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Fiction--Authorship

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27:12

Remembering William Maxwell.

We listen to rebroadcast of a 1995 interview with William Maxwell. Maxwell was fiction editor of the New Yorker from 1936-1976 and worked with such authors as J.D. Salinger, John Cheever, John Updike, Eudora Welty and scores of others. Maxwell was the author of a number of novels, including "Time Will Darken It," and "So Long, See You Tomorrow," as well as several short story collections.

15:14

Remembering Paul Bowles.

The writer Paul Bowles died today in Tangiers, Morocco, his home for 50 years. He was 88 and died of cardiac arrest. His most famous novel "The Sheltering Sky" was selected by the Modern Library as one of the 100 best English-language novels of the century. We remember him with an excerpt of his 1993 interview. (REBROADCAST from 6/15/93).

12:44

Remembering Novelist and Poet James Dickey

Dickey died Sunday at the age of 73 from complications of lung disease. He was the author of the novel "Deliverance" and the screenplay for the movie of the same name. He said he wrote novels to pay the bills, but his first love was poetry. He wrote more than 20 collections of poetry. (REBROADCAST from 9/30/93)

21:49

From the Archives: Remembering Robertson Davies.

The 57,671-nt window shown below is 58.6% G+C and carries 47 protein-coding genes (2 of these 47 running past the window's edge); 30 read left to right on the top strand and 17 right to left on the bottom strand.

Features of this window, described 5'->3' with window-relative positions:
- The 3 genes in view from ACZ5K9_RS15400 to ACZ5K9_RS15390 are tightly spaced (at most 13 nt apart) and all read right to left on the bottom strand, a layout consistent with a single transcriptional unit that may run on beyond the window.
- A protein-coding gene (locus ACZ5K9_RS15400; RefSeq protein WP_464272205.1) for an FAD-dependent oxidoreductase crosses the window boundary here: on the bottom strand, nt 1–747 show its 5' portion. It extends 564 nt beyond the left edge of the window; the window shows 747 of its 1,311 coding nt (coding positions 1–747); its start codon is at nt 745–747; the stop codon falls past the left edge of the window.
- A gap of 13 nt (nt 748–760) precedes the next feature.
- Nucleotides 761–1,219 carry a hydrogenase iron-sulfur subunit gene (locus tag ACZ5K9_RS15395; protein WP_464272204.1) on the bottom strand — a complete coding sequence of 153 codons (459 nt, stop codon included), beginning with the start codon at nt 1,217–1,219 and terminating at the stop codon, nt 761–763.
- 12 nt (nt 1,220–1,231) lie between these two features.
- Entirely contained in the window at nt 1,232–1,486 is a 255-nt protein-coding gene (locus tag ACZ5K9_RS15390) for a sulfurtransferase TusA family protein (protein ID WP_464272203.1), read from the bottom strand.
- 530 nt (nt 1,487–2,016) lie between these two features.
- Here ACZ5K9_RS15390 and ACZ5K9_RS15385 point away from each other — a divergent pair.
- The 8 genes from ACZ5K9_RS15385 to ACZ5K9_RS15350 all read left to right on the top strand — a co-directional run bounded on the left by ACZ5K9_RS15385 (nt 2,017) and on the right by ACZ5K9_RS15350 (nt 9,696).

Canadian author Robertson Davies. He died last weekend at the age of 82, from a stroke. Terry talked with him earlier this year upon the publication of his novel, The Cunning Man (Viking) The Washington Post called it "one of [the] author's most entertaining and satisfying novels." Davies had three successive careers. He began as an actor, then was a journalist and newspaper publisher, and in 1981 retired as professor of the Massy college at the University of Toronto. Davies wrote more than thirty books. (REBROADCAST from 2/23/95)

16:25

Remembering Novelist Stanley Elkin

Elkin was called "one of the most entertaining stylists in contemporary American fiction." His use of metaphor, "transforms grotesque situations and the drab vulgarity of popular consumer culture into comic affirmations of human existence." (from Contemporary Literary Criticism). His novels included, The MacGuffin, The Magic Kingdom, and others. Elkin was diagnosed with multiple sclerosis twenty years ago and died of heart failure on Wednesday, May 31, 1995. We replay our 1993 interview with him. (Rebroadcast)

22:59

Remembering Wallace Stegner

Stegner died today. We remember him with a rebroadcast of our April, 15, 1992 interview, which coincided with the publication of his book "Where the Bluebird Sings to the Lemonade Springs."

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